Posts Tagged With: the South Shore of Boston

Day 1973: What do you see?

What do you see in this photo?

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What do you see?  I wonder if I’ll see what you see in a comment below.

What do I see?  A musical note AND a twist of thread on a bed.

See?  What you see and what I see may be the same, or it may be different.

What do you see in my other photos from yesterday?

 

Sometimes we see what we want to see. I wanted to see my son arriving last night from Edinburgh, and I did!

What do you see in this YouTube video?

What do you see at the end of every post from me?

Gratitude and thanks.

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Categories: personal growth, photojournalism | Tags: , , , , , , , | 15 Comments

Day 1971: The If in Life

Today’s title — “The If in Life” — comes from the unexpected appearance of this yellow stickie at work yesterday:

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If I could, I would ask the person who wrote that why they did and what it means to them.

If I ask you what you think that means, would you answer?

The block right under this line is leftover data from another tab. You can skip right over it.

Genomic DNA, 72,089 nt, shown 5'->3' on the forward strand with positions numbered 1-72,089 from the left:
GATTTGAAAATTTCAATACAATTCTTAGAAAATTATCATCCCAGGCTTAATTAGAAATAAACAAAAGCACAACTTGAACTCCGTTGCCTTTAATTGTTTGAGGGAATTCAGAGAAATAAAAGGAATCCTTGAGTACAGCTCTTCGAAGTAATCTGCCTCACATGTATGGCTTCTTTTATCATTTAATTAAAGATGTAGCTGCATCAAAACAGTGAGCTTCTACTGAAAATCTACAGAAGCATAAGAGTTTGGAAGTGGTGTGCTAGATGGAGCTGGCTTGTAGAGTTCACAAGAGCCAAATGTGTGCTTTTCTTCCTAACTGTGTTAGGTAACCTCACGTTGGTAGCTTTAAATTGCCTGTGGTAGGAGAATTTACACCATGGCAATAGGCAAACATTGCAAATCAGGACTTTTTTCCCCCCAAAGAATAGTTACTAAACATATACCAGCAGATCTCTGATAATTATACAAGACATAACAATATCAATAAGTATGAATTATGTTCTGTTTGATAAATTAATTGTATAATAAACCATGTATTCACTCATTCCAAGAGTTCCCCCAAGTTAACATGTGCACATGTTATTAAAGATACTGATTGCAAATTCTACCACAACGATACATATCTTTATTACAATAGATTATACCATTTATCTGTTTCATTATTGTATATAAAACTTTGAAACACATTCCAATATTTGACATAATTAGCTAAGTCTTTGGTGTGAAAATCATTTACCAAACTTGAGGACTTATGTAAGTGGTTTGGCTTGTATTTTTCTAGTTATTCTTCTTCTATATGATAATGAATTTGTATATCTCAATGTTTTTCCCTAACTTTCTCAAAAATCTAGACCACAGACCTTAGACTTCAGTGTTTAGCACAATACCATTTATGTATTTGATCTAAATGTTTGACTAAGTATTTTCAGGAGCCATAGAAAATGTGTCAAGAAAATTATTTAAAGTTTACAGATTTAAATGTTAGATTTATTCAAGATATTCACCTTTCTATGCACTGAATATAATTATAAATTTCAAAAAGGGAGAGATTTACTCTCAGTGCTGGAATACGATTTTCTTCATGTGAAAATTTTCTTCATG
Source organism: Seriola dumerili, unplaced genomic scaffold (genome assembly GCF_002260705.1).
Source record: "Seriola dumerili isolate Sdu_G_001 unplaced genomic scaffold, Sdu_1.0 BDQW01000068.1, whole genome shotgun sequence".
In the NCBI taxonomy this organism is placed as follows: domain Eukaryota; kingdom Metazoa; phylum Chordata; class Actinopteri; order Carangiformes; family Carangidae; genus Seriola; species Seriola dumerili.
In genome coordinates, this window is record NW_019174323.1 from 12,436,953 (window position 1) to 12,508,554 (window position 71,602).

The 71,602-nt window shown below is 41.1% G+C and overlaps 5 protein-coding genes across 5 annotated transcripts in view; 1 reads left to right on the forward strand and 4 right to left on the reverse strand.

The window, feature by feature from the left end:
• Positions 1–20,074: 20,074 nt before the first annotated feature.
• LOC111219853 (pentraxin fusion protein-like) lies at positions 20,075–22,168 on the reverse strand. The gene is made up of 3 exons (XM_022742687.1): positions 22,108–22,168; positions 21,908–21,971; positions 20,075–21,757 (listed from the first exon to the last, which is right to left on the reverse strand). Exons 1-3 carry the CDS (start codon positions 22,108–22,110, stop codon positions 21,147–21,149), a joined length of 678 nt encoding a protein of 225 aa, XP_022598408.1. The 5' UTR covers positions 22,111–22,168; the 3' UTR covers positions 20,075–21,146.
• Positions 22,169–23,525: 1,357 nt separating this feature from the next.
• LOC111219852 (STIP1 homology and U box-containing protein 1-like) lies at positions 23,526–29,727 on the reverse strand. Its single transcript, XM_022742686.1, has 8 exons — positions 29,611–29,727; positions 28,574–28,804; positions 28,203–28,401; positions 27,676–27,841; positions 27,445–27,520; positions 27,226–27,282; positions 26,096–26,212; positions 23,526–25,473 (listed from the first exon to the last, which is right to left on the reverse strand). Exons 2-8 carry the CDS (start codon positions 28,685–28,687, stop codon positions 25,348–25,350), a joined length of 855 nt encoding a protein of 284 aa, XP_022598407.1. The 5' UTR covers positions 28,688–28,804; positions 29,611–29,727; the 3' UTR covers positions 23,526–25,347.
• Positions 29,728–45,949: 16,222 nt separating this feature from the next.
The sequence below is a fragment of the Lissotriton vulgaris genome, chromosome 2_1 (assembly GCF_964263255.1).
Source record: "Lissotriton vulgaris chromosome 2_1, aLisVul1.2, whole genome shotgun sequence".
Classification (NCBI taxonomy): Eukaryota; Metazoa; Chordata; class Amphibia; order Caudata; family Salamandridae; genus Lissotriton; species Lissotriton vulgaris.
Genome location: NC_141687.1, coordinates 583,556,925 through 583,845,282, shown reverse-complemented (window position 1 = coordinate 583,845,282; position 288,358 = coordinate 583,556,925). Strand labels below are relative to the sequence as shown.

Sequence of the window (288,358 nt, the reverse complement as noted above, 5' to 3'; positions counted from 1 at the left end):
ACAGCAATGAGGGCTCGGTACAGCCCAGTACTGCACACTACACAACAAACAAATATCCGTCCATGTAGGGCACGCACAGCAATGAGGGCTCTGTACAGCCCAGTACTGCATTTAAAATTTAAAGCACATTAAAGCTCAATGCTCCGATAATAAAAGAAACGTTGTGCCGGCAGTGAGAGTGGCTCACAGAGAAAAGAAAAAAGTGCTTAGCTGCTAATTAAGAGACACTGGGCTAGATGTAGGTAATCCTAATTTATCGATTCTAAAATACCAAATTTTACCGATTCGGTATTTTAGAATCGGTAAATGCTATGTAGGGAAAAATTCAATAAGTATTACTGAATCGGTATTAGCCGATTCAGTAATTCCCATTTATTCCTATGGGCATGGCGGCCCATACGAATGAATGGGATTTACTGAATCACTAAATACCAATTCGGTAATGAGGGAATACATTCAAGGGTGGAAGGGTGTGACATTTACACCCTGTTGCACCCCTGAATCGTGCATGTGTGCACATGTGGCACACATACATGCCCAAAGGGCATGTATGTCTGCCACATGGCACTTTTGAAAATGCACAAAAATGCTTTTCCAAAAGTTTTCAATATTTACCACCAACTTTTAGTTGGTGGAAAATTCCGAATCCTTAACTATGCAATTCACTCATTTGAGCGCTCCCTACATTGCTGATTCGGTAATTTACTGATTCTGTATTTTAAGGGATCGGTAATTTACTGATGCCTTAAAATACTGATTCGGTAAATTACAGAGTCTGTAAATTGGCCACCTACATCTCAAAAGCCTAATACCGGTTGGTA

If I take photos in life, I share them here.

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If you were to choose a video for this post, what would it be?

 

If you watch that video about Rashad Jennings‘s book, you’ll hear how he got off the sidelines of his life, stopped blaming people, stopped making excuses, and started taking ownership and responsibility.

If you were to write a book about your life, what would the title be?

If I can find an appropriate photo, I’ll end this post with gratitude.

 

 

Categories: personal growth, photojournalism | Tags: , , , , , , , , | 22 Comments

Day 1940: It’s all coming together

Even though this blog has been coming together daily for several years,  I’ve never before quoted something my boyfriend Michael says all the time.  Whenever I express relief or another positive reaction to some development, minor or major, Michael says, “It’s all coming together.”